Mentions: A 25 cm vertical thoracotomy incision was made in the midline of the chest from sternal notch to xiphoid process using monopolar cautery and Liston bone cutting forceps. The superior vena cava and aortic arch were dissected free from their posterior attachments and the pig was euthanized with an intracardiac injection of Euthanyl (25 mg/kg). The mean duration of surgery was 97.3 +/- 8.9 minutes (range 85–113 minutes). Contrary to humans, whereby the left common carotid artery arises from the aorta and the right common carotid artery arises from the brachiocephalic artery, pigs have a solitary bicarotid trunk that divides distally into both left and right common carotid arteries[9]. Satinsky clamps were placed on the aortic arch proximally and distally to the bi-carotid trunk as well as on the superior vena cava adjacent to the right atrium. This created a vascular circuit from the bi-carotid trunk to the superior vena cava (Figure 1). Purse string sutures were placed in the superior vena cava and the arch of the aorta at the takeoff of the bi-carotid trunk using 5–0 Polypropylene sutures (Ethicon, Somerville, New Jersey). These sites were incised with a scalpel and cannulated with 20 French aortic and venous catheters (Terumo Cardiovascular Systems, Ann Arbor, Michigan), respectively (Figure 1). Choker sleeves were used to tighten the purse string sutures and minimize leakage from the cannulation sites. The aortic cannula was attached to a pediatric cardiac perfusion pump (Medtronic, Minneapolis, Minnesota) using ¼ inch surgical tubing (Saint-Gobain Performance Plastics, Akron, Ohio). One-quarter inch surgical tubing was also attached to the venous cannula and was left open to air to allow the intravascular effluent to drain out. This created a vascular loop through the animal’s head and neck whereby fluid could be injected and recovered (Figure 1). The vascular loop was flushed with 3 L of heparinized (15 units/mL) 0.9% saline at a rate of 150 mL/min until there was no more blood in the circuit (i.e. venous cannula effluent was clear). Arterial and venous cannulae were clamped and the animals were transported to a ventilated room for casting.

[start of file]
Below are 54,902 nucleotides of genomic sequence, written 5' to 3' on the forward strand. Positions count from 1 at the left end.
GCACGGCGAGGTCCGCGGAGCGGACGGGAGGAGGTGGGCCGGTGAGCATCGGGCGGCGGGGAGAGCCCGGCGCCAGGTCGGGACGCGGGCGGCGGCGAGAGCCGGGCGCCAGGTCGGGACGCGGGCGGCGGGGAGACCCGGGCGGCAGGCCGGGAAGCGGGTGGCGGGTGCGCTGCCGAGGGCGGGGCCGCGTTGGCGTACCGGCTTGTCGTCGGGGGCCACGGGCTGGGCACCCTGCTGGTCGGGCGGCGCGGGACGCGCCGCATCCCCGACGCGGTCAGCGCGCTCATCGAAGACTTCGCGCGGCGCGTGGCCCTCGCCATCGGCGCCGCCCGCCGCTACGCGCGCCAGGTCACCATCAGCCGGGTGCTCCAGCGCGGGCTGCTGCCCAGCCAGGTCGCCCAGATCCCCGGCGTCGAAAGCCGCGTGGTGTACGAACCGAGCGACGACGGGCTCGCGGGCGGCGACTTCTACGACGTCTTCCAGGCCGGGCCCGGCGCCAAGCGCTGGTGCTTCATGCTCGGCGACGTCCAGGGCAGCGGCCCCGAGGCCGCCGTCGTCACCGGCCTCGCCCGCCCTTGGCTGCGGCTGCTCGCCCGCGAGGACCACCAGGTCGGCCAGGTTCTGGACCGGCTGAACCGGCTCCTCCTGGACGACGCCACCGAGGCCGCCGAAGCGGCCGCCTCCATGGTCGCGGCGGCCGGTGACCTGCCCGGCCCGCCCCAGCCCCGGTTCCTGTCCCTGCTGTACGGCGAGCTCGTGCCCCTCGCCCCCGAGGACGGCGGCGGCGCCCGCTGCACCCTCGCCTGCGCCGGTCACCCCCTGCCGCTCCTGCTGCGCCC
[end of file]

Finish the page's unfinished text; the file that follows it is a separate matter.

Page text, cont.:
Bottom Line: The subglottic region was evaluated using scanning electron microscopy looking for angiogenic and hypoxic or degenerative features and groups were compared using Mann-Whitney tests and Friedman's 2-way ANOVA.Amongst hypoxic/degenerative features, extravasation was the only feature that was significantly higher in the accelerated subglottic injury group (P=.000).Subglottic injury due to intubation and hypoxia may lead to decreased angiogenesis and increased blood vessel damage resulting in extravasation of fluid and a decreased propensity toward wound healing in this animal model.